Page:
When we were planning our Colorado trip, one attraction we were particularly attracted to was the Royal Gorge in Cañon City. There seemed to be a lot to see and do at the Royal Gorge Bridge & Park. We were travelling with my 'bestie' and her family and it seemed like a great place to go to if you had some 'company.'
We wanted to see the gorge, the suspension bridge over it (it used to be the world's highest suspension bridge for several years), the aerial tram, the railway 'along' the gorge and the incline railway here at the Royal Gorge Park.
Now the biggest attraction here is the Royal Gorge itself, for me, at least. This gorge owes its being to the Arkansas River that trickled down from that part of the Rocky Mountains in central Colorado and decided to flow through this rocky surface. Today, millions of years later, this gorge is one to have a look into. It’s over a 1000 ft deep, said the person who manned the aerial tramway that took us to the other side of the gorge. What sets this canyon apart from its cousins in the United states is that it is not as wide as them. The Royal gorge is just about 40-50 metres wide and perhaps that is why it looks as precarious as it does. You should see this picture I took from a little gap in between two planks of one of the highest suspension bridges in the world!
|Now if you have no acrophobia, this is something to do on this really 'high' suspension bridge--peep down.|
|The sight down below -- a pic from one of those gaps between the planks on the bridge.|
You see the Arkansas river and the railway tracks that run along the river.
One of the first few things we did as we got to the Royal Gorge Bridge and Park was to take a ride in its famous Incline Railway. The cars of this railway are placed like steps and they go up and down an inclined path travelling at a 45 degree angle. As we waited to go on the trip to the bottom of the gorge, we happened to be the first in the line and so we had the privilege of getting into the first car at the bottom. And this gave us the best possible (the scariest. if you have a fear of heights) view of the trip down this steep track. In a little over 5 minutes we were at the lower end of the tracks where were got to get down and look up at the majesty of the Royal Gorge. While we were down there, we also got to see the Arkansas River up close.
We also saw the tracks that took the train along the canyon bed. Since it was a weekday and not exactly holiday season yet, the train was not in operation. That was pretty unfortunate but we were not really upset because California Zephyr did take us through some massive Canyons and we also got to drive through some of these rocky structures when we drove down from Denver to Aspen.
|Royal Gorge's 'Inclined Railway'|
|All the way to the bottom of Royal Gorge.|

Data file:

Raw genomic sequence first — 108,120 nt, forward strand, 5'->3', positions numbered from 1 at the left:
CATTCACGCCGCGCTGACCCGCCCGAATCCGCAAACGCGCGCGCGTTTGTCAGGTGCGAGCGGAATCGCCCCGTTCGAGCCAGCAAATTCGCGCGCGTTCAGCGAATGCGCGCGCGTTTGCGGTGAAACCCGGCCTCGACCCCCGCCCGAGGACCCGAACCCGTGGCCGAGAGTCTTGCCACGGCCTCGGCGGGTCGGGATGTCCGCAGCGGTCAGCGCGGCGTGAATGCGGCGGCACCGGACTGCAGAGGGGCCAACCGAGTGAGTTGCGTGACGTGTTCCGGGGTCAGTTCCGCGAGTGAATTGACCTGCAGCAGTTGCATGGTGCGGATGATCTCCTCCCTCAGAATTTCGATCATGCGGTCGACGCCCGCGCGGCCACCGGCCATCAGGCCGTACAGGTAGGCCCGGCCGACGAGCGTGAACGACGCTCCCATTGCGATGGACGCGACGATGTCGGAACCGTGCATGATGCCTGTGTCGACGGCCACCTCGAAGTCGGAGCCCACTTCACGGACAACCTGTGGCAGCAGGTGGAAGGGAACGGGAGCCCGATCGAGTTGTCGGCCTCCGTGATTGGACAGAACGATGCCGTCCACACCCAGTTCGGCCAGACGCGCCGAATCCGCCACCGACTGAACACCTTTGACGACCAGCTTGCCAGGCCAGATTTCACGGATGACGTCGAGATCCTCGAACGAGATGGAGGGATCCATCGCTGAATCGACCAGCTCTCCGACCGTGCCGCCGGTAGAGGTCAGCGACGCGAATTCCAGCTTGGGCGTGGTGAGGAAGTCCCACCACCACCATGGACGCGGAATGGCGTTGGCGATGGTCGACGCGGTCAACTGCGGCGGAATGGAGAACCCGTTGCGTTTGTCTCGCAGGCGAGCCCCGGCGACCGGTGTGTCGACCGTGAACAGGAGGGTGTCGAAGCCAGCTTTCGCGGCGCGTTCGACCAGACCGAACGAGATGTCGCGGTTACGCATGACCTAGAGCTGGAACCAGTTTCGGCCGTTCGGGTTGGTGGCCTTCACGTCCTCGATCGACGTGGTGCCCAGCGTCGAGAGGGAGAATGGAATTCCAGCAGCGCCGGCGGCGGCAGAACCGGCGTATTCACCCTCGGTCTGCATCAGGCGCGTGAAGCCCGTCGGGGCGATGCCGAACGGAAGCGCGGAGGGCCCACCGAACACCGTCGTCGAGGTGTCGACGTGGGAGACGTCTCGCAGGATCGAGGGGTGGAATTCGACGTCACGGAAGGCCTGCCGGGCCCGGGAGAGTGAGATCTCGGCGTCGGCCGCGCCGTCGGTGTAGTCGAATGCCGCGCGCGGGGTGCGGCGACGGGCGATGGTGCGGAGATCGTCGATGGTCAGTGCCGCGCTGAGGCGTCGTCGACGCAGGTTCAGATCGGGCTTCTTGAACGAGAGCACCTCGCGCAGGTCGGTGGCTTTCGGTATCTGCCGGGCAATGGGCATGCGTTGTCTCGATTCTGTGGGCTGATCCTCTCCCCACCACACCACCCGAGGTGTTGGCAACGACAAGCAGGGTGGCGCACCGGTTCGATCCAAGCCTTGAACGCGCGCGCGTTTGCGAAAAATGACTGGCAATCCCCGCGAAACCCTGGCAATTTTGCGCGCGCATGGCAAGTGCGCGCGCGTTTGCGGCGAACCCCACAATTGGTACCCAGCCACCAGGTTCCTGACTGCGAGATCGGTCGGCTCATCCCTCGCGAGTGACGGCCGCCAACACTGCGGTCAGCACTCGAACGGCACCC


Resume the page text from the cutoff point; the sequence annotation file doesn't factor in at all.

The view from the first car of the Inclined Railway
After the ascent back up on the winch, we had a quick lunch and got into the aerial tramway that took us over the gorge. They call it one of the longest single span aerial trams. From this tram we could see the full depth of the gorge and the striking suspension bridge that connected the two sides of the canyon. From the quick chat I had with the gentleman who took us across, I learnt that the gorge was over a 1000 ft deep and over 2000 ft wide at the top, and that the cable car took 4 minutes to get to the opposite side of the gorge.
|The tram is said to be 1178 ft above the Arkansas River.|
And it runs a good 2200 ft to get to the other side of the canyon.
He also told us that he could take us back to where we came from or we could chose to walk over the bridge. We chose the latter option which was the 1270 ft long and 18 ft wide suspension bridge. On our way to the bridge we walked through a Wapiti Park which was made of enclosures that housed bisons and elks. We also had a quick look inside a Mountain Man camp.
The walk on the bridge was a great experience. There was more time -- compared to the crossing on the cable car -- to take in the surroundings and have a nice long look into the deep ravine. I’d also like to remind you about that peep through the planks of the bridge and the amazing view of the gorge down below and the Arkansas River that flowed through. Wait there’s one more thing you should experience while walking on this bridge -- try to stay on it till a vehicle drives by. We stood by as an SUV came that way and wasn't it exciting to feel one plank go down after the other as it passed by!
If you are visiting in the peak season -- you could take the train along the gorge, try zip lining across the bridge, even feel the adrenalin rush as a catapult throws you in the air -- just above this deep gorge.
There will also be men in costumes in the Mountain Man camp to give you a history lesson or two about the ancient men who once lived in these areas and took refuge among these rocky structures when the strong winds blew past. By the way if you are there when the winds are doing what they do best, the tramway services might be suspended.
|A little Royal Gorge history|